Charter schools as a point of scrutiny for public schools

This brings one as an educator to wonder about exactly where the point exists that a school begins to fulfill its responsibilities to its students and to its community. It has been the case that within the realm of public schools, there has been a gross amount of economic, political, and repressive motives that have not benefited its students in the least. Therefore, upon a consideration of the "charter-school movement", superficial criticisms have naturally abounded over the motives that differ qualitatively from those that covertly drive public schools.

Academia Semillas del Pueblo, located in the community of El Sereno, just east of downtown L.A., is an example of a truly "public," democratic charter school that has local control over management, teachers, curriculum, schedule and budget. "Dedicated to providing urban children of immigrant native families an excellent education founded upon their own language, cultural values and global realities," Academia stands as a shining ray of light in the face of a deteriorating, dysfunctional public education system.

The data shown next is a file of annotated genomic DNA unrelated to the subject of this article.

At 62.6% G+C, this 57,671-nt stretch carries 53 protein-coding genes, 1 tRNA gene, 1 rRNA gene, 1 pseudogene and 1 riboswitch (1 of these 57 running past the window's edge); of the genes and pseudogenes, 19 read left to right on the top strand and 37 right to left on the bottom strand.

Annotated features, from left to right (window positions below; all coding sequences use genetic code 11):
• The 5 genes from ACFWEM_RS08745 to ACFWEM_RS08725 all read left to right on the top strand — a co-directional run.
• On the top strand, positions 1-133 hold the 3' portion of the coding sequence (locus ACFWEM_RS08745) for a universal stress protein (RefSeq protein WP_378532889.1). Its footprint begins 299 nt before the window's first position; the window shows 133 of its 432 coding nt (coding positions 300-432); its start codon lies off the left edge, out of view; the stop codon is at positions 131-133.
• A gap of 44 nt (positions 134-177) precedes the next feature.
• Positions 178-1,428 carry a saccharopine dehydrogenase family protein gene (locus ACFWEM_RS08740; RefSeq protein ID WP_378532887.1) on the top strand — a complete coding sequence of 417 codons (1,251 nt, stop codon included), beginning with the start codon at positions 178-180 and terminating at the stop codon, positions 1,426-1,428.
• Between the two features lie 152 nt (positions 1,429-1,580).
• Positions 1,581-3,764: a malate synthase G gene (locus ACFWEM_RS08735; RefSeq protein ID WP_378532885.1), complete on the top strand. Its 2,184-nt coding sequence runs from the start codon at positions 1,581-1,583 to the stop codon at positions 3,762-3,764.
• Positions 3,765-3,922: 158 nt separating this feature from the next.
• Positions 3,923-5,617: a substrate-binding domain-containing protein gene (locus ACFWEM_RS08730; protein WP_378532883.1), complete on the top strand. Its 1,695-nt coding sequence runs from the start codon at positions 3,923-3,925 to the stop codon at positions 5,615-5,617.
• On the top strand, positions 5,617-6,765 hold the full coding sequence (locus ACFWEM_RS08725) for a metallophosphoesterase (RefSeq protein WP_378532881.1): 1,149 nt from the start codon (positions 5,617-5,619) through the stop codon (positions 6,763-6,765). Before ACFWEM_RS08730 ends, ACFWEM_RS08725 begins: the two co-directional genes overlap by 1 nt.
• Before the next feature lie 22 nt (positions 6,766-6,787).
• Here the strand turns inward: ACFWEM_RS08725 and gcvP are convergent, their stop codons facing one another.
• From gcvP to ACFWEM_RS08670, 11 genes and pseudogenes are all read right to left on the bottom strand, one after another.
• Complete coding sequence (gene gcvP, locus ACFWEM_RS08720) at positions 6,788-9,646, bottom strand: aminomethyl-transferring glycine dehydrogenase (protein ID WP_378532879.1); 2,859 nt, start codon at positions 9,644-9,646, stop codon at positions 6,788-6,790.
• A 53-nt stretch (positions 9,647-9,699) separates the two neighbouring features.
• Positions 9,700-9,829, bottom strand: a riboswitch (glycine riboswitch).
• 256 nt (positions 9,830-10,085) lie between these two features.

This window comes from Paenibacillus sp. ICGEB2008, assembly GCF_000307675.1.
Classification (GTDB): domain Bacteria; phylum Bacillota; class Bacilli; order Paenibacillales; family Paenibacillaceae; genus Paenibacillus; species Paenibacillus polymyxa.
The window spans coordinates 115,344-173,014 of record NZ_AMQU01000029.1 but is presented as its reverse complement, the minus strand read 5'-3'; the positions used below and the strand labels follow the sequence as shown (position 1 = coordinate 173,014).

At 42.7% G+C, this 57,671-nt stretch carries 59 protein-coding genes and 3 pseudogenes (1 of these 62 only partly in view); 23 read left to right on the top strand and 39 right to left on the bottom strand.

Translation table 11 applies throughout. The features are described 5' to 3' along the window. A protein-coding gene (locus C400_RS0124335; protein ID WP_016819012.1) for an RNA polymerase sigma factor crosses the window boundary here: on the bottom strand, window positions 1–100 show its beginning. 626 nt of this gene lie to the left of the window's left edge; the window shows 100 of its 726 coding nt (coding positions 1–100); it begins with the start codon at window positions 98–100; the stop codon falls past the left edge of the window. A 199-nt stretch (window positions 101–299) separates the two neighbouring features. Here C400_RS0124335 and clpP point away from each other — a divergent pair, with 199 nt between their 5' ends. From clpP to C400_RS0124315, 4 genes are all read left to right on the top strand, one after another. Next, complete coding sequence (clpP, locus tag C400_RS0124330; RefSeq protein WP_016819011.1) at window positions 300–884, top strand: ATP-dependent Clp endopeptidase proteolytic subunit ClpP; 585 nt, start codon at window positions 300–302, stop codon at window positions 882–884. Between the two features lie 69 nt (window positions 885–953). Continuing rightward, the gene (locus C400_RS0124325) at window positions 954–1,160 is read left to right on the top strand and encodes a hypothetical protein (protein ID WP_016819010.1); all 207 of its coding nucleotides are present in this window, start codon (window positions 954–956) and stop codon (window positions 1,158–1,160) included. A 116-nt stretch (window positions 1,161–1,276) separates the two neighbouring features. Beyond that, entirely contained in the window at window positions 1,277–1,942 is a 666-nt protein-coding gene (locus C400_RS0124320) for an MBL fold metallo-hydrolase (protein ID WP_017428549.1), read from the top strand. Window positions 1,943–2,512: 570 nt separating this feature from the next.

Once LAUSD, the second-largest school district in the nation, understands that building long-overdue schools is only part of the problem, and that the priority is and always should be to serve the needs, wants and children of the community, then perhaps the argument can be qualitatively be made against charter schools at large. Until then, however, sight must not be lost or diluted by shallow arguments for or against charter schools, but rather, the principle of educating youth must be reemphasized and perhaps even redefined, and if this principle is championed by charter schools, so be it.

About Jose Lara and Anthony Martin:
Jose Lara and Anthony Martin are both social justice educators who teach in the Los Angeles Unified School District and are members of the Association of Raza Educators (ARE), Los Angeles. For more information about ARE please visit www.razaeducators.org